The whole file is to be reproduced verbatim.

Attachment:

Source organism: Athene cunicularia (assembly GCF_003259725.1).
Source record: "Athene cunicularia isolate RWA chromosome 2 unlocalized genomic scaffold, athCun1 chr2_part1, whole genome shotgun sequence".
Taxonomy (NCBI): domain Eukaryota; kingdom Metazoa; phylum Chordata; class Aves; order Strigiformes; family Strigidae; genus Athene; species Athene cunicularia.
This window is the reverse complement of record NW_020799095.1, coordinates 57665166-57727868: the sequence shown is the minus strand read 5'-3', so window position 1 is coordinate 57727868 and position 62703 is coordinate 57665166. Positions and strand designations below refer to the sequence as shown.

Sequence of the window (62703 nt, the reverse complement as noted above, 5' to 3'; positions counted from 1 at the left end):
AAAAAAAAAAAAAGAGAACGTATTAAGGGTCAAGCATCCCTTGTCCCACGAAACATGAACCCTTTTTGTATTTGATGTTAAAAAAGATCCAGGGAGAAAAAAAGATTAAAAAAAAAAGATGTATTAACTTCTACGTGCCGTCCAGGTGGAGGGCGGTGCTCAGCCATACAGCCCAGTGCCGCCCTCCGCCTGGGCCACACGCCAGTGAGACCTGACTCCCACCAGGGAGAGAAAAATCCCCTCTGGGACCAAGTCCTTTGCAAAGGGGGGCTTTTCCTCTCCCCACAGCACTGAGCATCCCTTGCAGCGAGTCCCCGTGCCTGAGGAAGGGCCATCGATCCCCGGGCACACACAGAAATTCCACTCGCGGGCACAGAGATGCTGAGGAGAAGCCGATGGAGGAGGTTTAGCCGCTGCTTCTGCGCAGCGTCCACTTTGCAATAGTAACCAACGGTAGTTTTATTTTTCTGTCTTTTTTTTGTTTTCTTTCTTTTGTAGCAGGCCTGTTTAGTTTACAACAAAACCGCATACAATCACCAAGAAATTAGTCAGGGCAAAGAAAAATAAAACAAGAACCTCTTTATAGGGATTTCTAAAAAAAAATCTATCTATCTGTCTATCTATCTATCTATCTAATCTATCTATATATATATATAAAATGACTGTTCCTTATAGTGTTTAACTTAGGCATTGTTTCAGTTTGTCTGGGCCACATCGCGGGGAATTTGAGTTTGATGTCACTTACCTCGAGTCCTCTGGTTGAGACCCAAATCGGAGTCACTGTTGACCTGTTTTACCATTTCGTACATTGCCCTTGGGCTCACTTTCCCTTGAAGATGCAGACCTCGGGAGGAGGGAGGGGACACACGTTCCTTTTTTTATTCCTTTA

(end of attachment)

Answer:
Source organism: Athene cunicularia (assembly GCF_003259725.1).
Source record: "Athene cunicularia isolate RWA chromosome 2 unlocalized genomic scaffold, athCun1 chr2_part1, whole genome shotgun sequence".
Taxonomy (NCBI): domain Eukaryota; kingdom Metazoa; phylum Chordata; class Aves; order Strigiformes; family Strigidae; genus Athene; species Athene cunicularia.
This window is the reverse complement of record NW_020799095.1, coordinates 57665166-57727868: the sequence shown is the minus strand read 5'-3', so window position 1 is coordinate 57727868 and position 62703 is coordinate 57665166. Positions and strand designations below refer to the sequence as shown.

Sequence of the window (62703 nt, the reverse complement as noted above, 5' to 3'; positions counted from 1 at the left end):
AAAAAAAAAAAAAGAGAACGTATTAAGGGTCAAGCATCCCTTGTCCCACGAAACATGAACCCTTTTTGTATTTGATGTTAAAAAAGATCCAGGGAGAAAAAAAGATTAAAAAAAAAAGATGTATTAACTTCTACGTGCCGTCCAGGTGGAGGGCGGTGCTCAGCCATACAGCCCAGTGCCGCCCTCCGCCTGGGCCACACGCCAGTGAGACCTGACTCCCACCAGGGAGAGAAAAATCCCCTCTGGGACCAAGTCCTTTGCAAAGGGGGGCTTTTCCTCTCCCCACAGCACTGAGCATCCCTTGCAGCGAGTCCCCGTGCCTGAGGAAGGGCCATCGATCCCCGGGCACACACAGAAATTCCACTCGCGGGCACAGAGATGCTGAGGAGAAGCCGATGGAGGAGGTTTAGCCGCTGCTTCTGCGCAGCGTCCACTTTGCAATAGTAACCAACGGTAGTTTTATTTTTCTGTCTTTTTTTTGTTTTCTTTCTTTTGTAGCAGGCCTGTTTAGTTTACAACAAAACCGCATACAATCACCAAGAAATTAGTCAGGGCAAAGAAAAATAAAACAAGAACCTCTTTATAGGGATTTCTAAAAAAAAATCTATCTATCTGTCTATCTATCTATCTATCTAATCTATCTATATATATATATAAAATGACTGTTCCTTATAGTGTTTAACTTAGGCATTGTTTCAGTTTGTCTGGGCCACATCGCGGGGAATTTGAGTTTGATGTCACTTACCTCGAGTCCTCTGGTTGAGACCCAAATCGGAGTCACTGTTGACCTGTTTTACCATTTCGTACATTGCCCTTGGGCTCACTTTCCCTTGAAGATGCAGACCTCGGGAGGAGGGAGGGGACACACGTTCCTTTTTTTATTCCTTTA